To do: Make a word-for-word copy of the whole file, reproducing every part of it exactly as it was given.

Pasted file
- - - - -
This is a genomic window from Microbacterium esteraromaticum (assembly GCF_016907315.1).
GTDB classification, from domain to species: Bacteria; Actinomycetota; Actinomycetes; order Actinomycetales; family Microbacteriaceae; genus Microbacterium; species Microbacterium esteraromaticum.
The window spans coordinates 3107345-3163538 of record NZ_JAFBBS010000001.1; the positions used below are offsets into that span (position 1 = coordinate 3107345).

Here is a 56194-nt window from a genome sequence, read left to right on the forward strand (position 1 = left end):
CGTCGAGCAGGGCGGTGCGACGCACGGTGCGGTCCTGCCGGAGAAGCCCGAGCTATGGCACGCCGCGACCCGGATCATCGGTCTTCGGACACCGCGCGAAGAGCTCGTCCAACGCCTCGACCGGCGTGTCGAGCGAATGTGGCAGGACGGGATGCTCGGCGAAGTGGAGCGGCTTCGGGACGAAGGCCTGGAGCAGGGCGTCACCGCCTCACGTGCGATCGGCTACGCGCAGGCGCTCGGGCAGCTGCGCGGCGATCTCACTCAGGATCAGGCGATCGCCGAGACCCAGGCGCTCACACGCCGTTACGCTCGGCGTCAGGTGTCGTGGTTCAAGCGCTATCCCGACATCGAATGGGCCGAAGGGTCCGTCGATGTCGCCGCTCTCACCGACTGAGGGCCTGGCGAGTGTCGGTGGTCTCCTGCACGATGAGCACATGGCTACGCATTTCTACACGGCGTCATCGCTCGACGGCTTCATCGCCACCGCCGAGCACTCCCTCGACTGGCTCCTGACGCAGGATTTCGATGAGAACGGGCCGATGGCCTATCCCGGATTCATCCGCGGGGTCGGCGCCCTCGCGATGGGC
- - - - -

This is a genomic window from Microbacterium esteraromaticum (assembly GCF_016907315.1).
GTDB classification, from domain to species: Bacteria; Actinomycetota; Actinomycetes; order Actinomycetales; family Microbacteriaceae; genus Microbacterium; species Microbacterium esteraromaticum.
The window spans coordinates 3107345-3163538 of record NZ_JAFBBS010000001.1; the positions used below are offsets into that span (position 1 = coordinate 3107345).

Here is a 56194-nt window from a genome sequence, read left to right on the forward strand (position 1 = left end):
CGTCGAGCAGGGCGGTGCGACGCACGGTGCGGTCCTGCCGGAGAAGCCCGAGCTATGGCACGCCGCGACCCGGATCATCGGTCTTCGGACACCGCGCGAAGAGCTCGTCCAACGCCTCGACCGGCGTGTCGAGCGAATGTGGCAGGACGGGATGCTCGGCGAAGTGGAGCGGCTTCGGGACGAAGGCCTGGAGCAGGGCGTCACCGCCTCACGTGCGATCGGCTACGCGCAGGCGCTCGGGCAGCTGCGCGGCGATCTCACTCAGGATCAGGCGATCGCCGAGACCCAGGCGCTCACACGCCGTTACGCTCGGCGTCAGGTGTCGTGGTTCAAGCGCTATCCCGACATCGAATGGGCCGAAGGGTCCGTCGATGTCGCCGCTCTCACCGACTGAGGGCCTGGCGAGTGTCGGTGGTCTCCTGCACGATGAGCACATGGCTACGCATTTCTACACGGCGTCATCGCTCGACGGCTTCATCGCCACCGCCGAGCACTCCCTCGACTGGCTCCTGACGCAGGATTTCGATGAGAACGGGCCGATGGCCTATCCCGGATTCATCCGCGGGGTCGGCGCCCTCGCGATGGGC